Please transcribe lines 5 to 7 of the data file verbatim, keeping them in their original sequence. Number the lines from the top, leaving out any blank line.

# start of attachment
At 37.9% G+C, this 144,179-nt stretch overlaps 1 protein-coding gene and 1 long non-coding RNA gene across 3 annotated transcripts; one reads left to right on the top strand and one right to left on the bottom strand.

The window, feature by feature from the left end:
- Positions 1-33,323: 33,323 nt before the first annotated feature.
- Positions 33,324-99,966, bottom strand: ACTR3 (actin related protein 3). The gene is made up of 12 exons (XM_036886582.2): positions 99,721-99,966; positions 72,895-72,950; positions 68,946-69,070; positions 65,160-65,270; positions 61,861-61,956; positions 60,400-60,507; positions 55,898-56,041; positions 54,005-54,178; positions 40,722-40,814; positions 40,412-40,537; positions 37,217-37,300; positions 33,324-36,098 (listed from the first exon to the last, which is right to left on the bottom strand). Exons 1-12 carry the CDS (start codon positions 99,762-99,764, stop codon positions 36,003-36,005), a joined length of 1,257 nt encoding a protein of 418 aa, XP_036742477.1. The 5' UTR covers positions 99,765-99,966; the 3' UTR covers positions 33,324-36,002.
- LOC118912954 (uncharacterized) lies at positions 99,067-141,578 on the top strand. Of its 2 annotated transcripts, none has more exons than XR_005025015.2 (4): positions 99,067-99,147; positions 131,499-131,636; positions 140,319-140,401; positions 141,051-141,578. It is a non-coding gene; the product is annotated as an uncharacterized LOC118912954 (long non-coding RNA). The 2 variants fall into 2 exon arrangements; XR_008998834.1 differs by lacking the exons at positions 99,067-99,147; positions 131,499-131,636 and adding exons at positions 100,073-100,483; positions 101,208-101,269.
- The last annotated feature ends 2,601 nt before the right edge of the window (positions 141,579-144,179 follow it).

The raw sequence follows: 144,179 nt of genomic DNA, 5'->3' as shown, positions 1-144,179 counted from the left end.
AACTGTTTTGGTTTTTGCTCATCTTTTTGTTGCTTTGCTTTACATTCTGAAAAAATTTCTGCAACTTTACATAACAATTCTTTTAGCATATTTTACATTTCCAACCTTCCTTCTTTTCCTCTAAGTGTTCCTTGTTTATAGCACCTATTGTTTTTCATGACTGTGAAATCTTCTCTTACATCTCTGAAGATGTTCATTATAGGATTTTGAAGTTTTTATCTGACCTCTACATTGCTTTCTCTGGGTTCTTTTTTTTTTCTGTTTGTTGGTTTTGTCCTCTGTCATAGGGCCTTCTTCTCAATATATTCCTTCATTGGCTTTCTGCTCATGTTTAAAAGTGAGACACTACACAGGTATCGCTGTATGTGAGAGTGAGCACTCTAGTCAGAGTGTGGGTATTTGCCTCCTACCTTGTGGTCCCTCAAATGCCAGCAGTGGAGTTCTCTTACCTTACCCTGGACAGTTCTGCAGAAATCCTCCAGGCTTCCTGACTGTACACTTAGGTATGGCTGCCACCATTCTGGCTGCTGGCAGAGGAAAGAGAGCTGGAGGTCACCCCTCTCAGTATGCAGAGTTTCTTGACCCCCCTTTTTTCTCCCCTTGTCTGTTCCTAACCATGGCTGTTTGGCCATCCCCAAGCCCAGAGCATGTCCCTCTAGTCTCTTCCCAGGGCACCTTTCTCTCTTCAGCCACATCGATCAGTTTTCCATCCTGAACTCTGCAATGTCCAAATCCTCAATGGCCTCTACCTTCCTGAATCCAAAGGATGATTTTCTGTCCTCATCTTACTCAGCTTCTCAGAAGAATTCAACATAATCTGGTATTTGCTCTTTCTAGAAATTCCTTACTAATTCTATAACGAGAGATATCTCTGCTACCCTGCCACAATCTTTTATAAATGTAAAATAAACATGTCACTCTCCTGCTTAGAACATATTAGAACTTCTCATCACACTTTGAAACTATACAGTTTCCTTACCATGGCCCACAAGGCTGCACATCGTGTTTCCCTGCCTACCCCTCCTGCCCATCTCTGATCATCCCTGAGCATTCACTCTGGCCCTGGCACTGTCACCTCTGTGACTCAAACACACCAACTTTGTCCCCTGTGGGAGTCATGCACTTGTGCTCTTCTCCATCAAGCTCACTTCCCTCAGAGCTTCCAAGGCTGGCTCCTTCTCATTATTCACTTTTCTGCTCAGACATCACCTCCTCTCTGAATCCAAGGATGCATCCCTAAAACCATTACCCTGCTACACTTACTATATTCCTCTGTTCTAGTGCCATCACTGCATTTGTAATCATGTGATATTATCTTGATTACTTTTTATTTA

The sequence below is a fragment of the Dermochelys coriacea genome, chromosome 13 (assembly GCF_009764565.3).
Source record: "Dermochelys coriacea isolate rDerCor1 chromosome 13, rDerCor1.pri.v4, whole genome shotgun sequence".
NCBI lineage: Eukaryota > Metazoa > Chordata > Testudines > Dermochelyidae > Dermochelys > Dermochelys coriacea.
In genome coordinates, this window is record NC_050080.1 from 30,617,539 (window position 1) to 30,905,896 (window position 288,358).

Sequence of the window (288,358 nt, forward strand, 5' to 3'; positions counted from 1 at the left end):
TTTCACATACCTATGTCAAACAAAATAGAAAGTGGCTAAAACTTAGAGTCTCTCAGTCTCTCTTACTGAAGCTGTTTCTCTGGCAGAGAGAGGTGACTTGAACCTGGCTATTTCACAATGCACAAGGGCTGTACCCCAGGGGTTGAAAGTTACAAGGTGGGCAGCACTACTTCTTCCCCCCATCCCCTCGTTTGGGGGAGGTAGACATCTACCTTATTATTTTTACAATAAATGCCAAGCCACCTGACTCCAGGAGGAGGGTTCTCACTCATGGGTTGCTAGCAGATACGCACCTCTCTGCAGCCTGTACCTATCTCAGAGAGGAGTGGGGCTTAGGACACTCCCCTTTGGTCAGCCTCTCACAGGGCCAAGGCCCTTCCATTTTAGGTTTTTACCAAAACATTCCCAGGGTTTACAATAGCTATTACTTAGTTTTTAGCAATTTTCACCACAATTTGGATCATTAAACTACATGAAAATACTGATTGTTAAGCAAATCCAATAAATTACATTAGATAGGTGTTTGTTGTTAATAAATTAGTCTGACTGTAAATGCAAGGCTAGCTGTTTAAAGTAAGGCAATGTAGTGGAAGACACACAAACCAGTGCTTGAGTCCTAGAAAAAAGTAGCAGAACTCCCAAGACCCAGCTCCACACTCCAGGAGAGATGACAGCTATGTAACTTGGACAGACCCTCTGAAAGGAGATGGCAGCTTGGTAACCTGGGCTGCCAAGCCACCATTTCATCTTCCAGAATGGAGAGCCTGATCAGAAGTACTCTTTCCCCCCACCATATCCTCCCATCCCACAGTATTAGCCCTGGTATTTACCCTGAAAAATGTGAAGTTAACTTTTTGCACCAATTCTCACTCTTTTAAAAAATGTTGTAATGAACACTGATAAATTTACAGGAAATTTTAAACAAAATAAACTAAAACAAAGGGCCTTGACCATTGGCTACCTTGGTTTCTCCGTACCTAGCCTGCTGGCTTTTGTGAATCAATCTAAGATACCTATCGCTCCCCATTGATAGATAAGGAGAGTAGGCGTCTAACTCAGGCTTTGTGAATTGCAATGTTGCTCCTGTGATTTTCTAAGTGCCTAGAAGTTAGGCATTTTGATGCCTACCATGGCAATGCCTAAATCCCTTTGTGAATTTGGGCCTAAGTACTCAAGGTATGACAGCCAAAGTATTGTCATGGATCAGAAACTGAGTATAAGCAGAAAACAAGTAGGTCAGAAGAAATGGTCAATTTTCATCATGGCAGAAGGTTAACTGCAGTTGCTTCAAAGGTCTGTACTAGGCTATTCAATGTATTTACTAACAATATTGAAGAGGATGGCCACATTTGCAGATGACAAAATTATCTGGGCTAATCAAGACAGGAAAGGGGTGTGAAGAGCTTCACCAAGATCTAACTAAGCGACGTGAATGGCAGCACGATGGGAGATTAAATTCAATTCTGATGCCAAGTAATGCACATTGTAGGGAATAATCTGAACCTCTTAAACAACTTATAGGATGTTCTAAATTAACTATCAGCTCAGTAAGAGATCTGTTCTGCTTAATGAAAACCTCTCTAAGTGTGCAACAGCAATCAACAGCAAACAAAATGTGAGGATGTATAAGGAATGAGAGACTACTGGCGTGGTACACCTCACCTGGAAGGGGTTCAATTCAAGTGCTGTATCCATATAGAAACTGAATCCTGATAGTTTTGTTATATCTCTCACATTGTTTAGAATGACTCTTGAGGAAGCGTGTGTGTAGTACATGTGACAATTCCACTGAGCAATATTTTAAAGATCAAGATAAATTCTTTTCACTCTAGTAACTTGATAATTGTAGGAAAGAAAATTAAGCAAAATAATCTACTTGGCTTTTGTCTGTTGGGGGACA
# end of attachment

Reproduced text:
- LOC118912954 (uncharacterized) lies at positions 99,067-141,578 on the top strand. Of its 2 annotated transcripts, none has more exons than XR_005025015.2 (4): positions 99,067-99,147; positions 131,499-131,636; positions 140,319-140,401; positions 141,051-141,578. It is a non-coding gene; the product is annotated as an uncharacterized LOC118912954 (long non-coding RNA). The 2 variants fall into 2 exon arrangements; XR_008998834.1 differs by lacking the exons at positions 99,067-99,147; positions 131,499-131,636 and adding exons at positions 100,073-100,483; positions 101,208-101,269.
- The last annotated feature ends 2,601 nt before the right edge of the window (positions 141,579-144,179 follow it).

The raw sequence follows: 144,179 nt of genomic DNA, 5'->3' as shown, positions 1-144,179 counted from the left end.